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    The coating cures very hard and very shiny. It is degraded by sunlight so for areas that may be effected it can be over coated with just about any paint. This needs to be done within 4-6 hours. If you leave it longer they recommend you rough the urethane up with some 600 grit paper.

    I put on two coats during the morning and then later in the afternoon sprayed it with the two pack epoxy primer that I described in a previous post (Interbond 373).

    [​IMG]
     
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  14. mylesdw

    mylesdw Member

    Messages:
    677
    New Zealand
    Blasting Kit

    While my hair is full of sand and the inside of my workshop resembles a beach I thought I might show the equipment I've been using.

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    This is the pressure pot. It is the standard cheapo Chinese kits that all the discount tool shops seem to be selling. It is not a great tool but it is cheap and it is adequate. This is the smaller of two they had on offer and I think the right choice; it is very heavy when full and one twice the size would be difficult to manage since you have to drag it around the work area. This size give about 30 minutes blasting. The sand is poured in through the red lid on the top. Note that this is the largest opening to the vessel so you really need to be careful not to get any big lumps or foreign objects in there; it would be difficult to get them out again.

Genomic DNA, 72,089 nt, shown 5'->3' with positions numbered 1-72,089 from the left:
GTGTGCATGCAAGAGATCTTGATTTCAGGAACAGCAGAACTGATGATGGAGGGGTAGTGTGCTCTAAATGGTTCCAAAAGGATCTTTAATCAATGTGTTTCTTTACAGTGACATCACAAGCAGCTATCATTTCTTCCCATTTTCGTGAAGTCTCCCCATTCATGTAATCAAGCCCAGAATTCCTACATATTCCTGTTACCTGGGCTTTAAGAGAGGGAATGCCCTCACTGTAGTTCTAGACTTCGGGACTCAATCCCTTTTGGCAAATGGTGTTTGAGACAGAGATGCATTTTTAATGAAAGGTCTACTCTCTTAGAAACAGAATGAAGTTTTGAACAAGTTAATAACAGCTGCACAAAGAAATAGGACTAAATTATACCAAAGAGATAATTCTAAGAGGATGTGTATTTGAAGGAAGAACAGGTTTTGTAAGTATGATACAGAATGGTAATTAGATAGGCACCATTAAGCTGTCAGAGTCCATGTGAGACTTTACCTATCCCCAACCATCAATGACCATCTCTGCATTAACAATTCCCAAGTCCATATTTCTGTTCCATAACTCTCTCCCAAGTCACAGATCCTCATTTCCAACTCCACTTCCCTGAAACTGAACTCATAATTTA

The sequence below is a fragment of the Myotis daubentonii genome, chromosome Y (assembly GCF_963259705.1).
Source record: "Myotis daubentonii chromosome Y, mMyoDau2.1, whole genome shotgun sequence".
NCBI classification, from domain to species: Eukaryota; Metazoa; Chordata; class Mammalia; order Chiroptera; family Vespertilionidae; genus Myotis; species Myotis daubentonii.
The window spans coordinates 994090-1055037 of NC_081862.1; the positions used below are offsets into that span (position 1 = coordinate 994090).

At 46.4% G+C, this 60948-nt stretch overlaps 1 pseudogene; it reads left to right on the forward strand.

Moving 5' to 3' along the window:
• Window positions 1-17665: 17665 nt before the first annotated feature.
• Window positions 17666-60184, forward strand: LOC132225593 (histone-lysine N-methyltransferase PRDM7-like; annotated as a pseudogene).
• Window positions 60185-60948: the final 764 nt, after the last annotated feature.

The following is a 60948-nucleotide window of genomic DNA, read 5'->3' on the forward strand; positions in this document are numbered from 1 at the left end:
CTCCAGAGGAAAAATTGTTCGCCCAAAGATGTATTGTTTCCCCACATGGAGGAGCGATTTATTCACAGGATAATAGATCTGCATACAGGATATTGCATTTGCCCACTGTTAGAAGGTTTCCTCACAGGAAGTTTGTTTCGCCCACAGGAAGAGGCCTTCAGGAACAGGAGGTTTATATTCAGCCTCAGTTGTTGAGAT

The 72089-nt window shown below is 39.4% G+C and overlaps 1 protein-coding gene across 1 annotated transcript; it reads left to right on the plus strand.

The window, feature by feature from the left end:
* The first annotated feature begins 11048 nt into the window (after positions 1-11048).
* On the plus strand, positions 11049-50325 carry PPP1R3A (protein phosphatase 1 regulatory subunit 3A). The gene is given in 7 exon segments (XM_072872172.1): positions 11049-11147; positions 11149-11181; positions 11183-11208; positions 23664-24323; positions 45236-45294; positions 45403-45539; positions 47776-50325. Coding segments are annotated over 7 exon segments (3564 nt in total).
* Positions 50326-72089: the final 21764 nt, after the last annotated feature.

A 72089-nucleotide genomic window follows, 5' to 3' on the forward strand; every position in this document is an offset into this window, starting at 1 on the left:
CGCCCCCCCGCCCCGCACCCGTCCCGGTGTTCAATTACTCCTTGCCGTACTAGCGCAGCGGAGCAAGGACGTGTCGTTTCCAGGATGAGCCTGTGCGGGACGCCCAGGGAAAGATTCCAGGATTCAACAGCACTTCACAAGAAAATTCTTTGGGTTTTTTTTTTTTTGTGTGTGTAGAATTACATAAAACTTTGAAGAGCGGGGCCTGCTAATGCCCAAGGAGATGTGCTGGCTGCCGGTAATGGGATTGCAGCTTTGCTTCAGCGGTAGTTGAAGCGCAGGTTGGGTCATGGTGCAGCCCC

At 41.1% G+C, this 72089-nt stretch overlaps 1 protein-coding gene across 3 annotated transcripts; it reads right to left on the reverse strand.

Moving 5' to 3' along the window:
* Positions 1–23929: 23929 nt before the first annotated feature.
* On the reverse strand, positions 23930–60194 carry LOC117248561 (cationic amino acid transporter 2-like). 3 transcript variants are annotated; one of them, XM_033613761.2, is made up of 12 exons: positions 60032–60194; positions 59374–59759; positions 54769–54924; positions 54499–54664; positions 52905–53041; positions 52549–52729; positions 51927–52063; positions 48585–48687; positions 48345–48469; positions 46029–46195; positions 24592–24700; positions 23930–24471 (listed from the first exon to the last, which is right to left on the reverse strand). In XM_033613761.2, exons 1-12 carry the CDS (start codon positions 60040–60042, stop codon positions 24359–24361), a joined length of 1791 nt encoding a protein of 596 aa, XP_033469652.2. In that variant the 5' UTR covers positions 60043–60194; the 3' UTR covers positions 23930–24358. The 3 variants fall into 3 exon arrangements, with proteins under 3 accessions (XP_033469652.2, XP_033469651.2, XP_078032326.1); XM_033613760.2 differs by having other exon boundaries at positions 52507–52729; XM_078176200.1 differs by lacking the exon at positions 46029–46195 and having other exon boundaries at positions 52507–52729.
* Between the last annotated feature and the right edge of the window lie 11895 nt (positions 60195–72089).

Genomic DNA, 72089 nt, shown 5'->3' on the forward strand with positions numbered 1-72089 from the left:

The grit destroys everything in its path including the air valves and the ceramic blasting tips. I am blasting with a C-grade garnet which is quite coarse removing paint and rust easily.

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    The tips wear very quickly, you would be lucky to get an hour's blasting from each. These are 3mm tips but as they wear the bore increases and pressure is lost. These are about $8 each I will have spent $100 or so in tips for the cab. The garnet is $22 for 25kg. It is largely recycled by sweeping it up and sieving it so it lasts quite a while. Blasting the cab has will probably use up 50kg.

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    This is my compressor. It is about as big as you can go on single phase and needs a 15A supply. It can only just keep up with blasting with a 3mm tip. As soon as the tip starts to wear you have to stop occasionally to let the compressor catch up.